Aside from a price tag that only a James Bond villain could love, there's nothing we don't covet in the Bugatti Chiron. Bugatti says the record run is "the first step" in an even more ambitious goal. The acceleration bit took 32.6 seconds and 2.6km.
"The fastest I've ever been in a race auto is 407 kmh in an Indy vehicle back in the day, so that was a new all-time speed record for me", Montoya told Top Gear.
On Monday, Bugatti once again demonstrated the awesome capabilities of its newest auto with a record setting run that saw the Chiron accelerate from a standstill to 400 kph (249 mph) and then come to a stop in just 41.96 seconds. An 8.0-liter W16 engine with nearly 1,500 horsepower will guarantee that, after all. That, Bugatti points out, is the fastest time ever reached and officially measured for a production vehicle.
Bugatti plans to demonstrate the car's top speed next year, when the new 1479bhp hypercar is expected to be faster than the 268mph recorded in the Veyron 16.4 Super Sport seven years ago.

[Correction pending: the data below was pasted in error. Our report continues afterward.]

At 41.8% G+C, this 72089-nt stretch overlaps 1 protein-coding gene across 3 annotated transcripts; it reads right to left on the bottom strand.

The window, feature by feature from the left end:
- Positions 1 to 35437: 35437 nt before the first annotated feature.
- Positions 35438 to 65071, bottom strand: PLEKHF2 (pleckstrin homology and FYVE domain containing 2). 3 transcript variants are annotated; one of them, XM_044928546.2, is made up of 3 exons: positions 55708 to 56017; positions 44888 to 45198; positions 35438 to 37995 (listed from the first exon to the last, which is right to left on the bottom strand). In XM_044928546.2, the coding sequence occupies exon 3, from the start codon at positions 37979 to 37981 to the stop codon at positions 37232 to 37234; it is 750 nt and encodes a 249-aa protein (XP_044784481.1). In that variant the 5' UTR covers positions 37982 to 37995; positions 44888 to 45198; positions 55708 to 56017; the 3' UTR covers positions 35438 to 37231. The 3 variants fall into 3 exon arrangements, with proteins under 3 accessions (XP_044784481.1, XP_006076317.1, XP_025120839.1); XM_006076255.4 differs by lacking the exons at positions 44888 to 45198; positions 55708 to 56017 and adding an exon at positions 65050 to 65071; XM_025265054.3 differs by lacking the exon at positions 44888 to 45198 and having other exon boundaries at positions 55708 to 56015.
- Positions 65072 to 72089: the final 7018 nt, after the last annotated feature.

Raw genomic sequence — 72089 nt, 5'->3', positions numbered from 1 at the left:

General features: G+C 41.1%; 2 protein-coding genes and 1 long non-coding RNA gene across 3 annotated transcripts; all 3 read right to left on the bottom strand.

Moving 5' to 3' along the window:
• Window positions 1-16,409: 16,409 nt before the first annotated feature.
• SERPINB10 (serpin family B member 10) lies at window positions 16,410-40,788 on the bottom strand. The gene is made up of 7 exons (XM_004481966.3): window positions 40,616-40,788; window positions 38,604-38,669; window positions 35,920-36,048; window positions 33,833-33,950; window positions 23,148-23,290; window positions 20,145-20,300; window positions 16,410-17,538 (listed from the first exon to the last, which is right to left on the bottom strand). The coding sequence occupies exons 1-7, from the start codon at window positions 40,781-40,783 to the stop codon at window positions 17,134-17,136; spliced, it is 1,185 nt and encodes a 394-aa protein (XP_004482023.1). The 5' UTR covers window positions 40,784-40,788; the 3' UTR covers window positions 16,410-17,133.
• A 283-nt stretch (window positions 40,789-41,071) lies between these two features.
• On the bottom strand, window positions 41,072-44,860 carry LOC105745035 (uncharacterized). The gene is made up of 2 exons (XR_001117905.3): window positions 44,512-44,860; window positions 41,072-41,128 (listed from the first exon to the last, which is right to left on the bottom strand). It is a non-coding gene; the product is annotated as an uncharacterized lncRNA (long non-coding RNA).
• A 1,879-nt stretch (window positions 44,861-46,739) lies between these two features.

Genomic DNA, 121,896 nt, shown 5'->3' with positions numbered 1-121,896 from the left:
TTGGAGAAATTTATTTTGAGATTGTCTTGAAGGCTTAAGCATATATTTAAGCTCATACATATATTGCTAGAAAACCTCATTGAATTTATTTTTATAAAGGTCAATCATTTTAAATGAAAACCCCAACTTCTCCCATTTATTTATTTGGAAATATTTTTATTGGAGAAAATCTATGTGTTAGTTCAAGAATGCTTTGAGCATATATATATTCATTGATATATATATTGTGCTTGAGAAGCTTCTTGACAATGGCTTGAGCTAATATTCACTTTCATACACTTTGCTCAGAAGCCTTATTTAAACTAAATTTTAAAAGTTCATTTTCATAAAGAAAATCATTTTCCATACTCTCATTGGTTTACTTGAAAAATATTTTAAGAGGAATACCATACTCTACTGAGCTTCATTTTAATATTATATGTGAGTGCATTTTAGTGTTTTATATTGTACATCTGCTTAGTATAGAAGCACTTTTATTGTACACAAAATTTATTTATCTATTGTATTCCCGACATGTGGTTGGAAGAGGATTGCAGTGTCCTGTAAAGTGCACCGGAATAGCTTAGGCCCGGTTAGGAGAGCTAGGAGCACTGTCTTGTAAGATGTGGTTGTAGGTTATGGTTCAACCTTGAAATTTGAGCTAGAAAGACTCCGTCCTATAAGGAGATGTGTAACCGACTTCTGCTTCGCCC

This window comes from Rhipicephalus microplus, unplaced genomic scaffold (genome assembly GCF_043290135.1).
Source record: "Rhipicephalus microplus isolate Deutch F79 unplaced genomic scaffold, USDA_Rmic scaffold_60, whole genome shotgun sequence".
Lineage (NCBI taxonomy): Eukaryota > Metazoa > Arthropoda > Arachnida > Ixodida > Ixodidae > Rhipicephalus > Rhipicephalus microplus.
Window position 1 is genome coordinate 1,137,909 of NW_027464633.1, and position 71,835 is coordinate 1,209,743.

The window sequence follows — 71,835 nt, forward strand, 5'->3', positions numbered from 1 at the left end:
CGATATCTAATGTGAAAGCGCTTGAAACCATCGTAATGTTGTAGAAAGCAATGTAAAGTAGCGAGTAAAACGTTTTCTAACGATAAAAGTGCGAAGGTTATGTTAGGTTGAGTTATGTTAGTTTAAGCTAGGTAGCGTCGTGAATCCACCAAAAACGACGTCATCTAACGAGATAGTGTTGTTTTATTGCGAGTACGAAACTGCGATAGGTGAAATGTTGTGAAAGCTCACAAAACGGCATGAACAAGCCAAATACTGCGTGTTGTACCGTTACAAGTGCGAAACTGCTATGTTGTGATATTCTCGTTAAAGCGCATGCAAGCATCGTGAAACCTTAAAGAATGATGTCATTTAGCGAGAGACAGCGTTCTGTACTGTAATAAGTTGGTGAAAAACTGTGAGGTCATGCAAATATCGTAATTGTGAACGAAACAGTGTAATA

With IndyCar and ex-Formula 1 driver Juan Pablo Montoya at the helm, a production-spec Chiron accelerated from 0-249 miles per hour and came to a complete stop in a mind-bending 41.96 seconds.
The time was 41.96 seconds, which on the surface may appear a bit underwhelming. "Just like we did with the Chiron", said Wolfgang Dürheimer, president of Bugatti. Once the driver hit the brakes, it took him another 9.3 seconds and 491 metres to come to a complete halt.
Not that Bugatti needs to prove the Chiron is quick, but when you have a 1,479-hp supercar, you might as well set some records.
It's thought the 1,479bhp Chiron, which is now electronically limited to 261mph, will attempt to break overall 267.4mph speed record set by its predecessor - the Veyron Super Sport - in 2018.